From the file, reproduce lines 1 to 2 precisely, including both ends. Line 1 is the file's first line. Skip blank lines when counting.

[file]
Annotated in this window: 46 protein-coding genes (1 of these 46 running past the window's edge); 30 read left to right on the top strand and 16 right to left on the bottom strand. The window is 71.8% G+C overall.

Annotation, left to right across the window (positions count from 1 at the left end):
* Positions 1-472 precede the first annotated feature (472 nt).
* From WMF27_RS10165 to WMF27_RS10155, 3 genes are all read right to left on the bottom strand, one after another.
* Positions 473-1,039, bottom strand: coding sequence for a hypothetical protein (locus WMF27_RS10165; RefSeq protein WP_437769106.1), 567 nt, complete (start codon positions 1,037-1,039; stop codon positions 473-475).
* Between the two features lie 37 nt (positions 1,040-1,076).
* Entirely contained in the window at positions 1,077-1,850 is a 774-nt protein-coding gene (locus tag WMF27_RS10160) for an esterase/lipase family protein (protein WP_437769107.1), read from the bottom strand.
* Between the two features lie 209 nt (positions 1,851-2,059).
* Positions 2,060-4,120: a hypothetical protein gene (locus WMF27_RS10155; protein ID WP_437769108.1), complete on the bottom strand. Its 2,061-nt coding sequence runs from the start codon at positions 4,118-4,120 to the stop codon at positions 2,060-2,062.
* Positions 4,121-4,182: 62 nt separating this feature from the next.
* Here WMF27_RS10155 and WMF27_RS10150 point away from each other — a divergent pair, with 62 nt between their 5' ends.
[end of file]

Annotated in this window: 46 protein-coding genes (1 of these 46 running past the window's edge); 30 read left to right on the top strand and 16 right to left on the bottom strand. The window is 71.8% G+C overall.

Annotation, left to right across the window (positions count from 1 at the left end):